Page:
Take Me Out to the “Role-Play”!

Julee Travis
Posted: August 29, 2014

Want to hit a home run with the next training you design? Consider adding a role-play activity to your game plan! Participants shape up their skills and feel the tension of a real-life situation by assuming specific roles. can drive home learning by giving learners the chance to:

  • Explore a scenario.
  • Apply skills (such as product knowledge, problem resolution and so forth).
  • Experience a situation from another point of view.

Role-play activities typically fall into one of the following categories:

  • Demonstration: A volunteer and the facilitator act out a role-play allowing the rest of the class to observe.
  • Rotation: Participants take a turn playing each role involved in a role-play scenario. For example, one participant plays the role of the manager and another plays the role of the employee for the first round. Then, in the next round, participants switch roles.
  • Multiple: Participants are divided into small groups and perform the role-play simultaneously. This works well with groups of three in which each member takes a turn performing each role in the role-play, as well as the role of the observer. In this case, the role-play would be performed three times, allowing a group member to take a turn playing all the roles.

The role-play activity is the ideal time to get creative when developing your training. At ttcInnovations, we strive to keep creativity forefront when developing learning activities such as role-plays. A brainstorming session at a ttcInnovations Writers’ Retreat resulted in the following out-of-the-box ideas for jazzing up traditional role-play activities:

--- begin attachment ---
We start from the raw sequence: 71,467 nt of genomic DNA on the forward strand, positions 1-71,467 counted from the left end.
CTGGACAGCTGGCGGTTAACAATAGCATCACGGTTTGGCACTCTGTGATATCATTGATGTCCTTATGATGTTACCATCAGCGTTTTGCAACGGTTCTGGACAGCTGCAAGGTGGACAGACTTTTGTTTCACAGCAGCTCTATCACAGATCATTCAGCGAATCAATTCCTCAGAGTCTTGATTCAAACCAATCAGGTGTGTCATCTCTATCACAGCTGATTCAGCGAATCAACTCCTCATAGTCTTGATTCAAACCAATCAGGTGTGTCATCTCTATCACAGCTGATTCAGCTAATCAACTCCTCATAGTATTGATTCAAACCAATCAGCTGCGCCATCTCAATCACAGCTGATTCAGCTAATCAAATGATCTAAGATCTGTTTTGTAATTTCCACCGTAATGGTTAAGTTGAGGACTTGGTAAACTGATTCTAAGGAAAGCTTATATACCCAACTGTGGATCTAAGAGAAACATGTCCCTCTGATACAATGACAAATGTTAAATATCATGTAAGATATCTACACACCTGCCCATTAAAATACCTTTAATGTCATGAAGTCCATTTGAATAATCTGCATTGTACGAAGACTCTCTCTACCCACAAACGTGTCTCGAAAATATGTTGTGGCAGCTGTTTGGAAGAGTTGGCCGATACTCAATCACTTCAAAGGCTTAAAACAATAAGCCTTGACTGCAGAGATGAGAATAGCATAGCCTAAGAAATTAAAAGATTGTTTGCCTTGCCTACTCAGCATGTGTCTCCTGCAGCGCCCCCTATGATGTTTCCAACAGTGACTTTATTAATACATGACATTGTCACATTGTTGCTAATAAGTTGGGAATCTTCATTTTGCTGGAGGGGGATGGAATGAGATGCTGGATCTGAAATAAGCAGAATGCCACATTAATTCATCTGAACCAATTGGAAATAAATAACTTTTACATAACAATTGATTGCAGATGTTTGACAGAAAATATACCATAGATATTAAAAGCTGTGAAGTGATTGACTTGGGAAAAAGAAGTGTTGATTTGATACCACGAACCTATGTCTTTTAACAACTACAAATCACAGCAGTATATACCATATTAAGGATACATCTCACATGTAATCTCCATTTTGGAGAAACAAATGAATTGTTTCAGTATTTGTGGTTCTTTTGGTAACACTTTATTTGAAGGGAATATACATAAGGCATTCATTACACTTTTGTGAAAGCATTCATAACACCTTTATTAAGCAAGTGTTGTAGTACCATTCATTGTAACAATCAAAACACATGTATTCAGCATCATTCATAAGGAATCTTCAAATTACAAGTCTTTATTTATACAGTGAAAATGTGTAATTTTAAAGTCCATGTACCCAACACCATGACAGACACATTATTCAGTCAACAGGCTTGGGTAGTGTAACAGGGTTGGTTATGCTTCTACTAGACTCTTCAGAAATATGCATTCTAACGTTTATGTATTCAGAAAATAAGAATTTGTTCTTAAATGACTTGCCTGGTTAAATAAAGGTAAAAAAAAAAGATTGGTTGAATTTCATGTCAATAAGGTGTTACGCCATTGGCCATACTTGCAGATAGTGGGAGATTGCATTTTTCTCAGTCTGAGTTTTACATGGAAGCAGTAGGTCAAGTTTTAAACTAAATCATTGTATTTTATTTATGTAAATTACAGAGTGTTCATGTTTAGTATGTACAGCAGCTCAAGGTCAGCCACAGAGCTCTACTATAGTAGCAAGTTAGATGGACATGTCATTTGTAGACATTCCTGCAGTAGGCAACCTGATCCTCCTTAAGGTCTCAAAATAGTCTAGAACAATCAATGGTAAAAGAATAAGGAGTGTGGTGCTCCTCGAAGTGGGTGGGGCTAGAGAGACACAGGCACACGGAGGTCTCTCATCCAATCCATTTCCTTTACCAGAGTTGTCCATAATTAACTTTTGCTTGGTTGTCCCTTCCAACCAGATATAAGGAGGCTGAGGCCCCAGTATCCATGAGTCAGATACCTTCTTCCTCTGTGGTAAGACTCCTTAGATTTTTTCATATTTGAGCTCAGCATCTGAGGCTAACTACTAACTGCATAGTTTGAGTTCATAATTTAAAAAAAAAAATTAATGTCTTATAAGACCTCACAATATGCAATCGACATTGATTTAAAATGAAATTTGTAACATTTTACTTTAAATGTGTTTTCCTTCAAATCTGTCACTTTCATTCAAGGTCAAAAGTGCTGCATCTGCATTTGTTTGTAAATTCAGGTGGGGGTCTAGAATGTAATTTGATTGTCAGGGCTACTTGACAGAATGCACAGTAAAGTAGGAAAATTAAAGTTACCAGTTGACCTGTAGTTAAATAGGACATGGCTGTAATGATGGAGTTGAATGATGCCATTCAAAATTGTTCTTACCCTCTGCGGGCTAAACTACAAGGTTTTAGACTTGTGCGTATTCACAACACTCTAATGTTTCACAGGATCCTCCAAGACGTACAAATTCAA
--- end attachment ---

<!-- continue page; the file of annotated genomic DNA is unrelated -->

• Build in a “lifeline” option for learners to have the ability to reach out to someone for assistance.
  • Use a prop such as a service bell that can be used as a virtual pause button, allowing learners to take time out from the role-play to gather more information or to ask for help.
  • Divide learners into two groups, with each group assigned a role for the role-play. Each group appoints one member to start the role-play, but the member can stop at any time and “tag” another member of his or her team, picking up where he or she left off in the role-play.
  • Divide learners into two groups with each group assigned a role for the role-play. Each group appoints one member to conduct the role-play, but the other members of the group can provide coaching or offer advice during the activity.
  • Shake things up by asking learners to rotate partners during the role-play activity. You could arrange the learners in an inner and outer circle and when the facilitator says “rotate,” the inner circle could rotate one person to the left or the right.

Next time you are creating or planning training, consider adding a role-play activity to help make sure you “hit it out of the park!”


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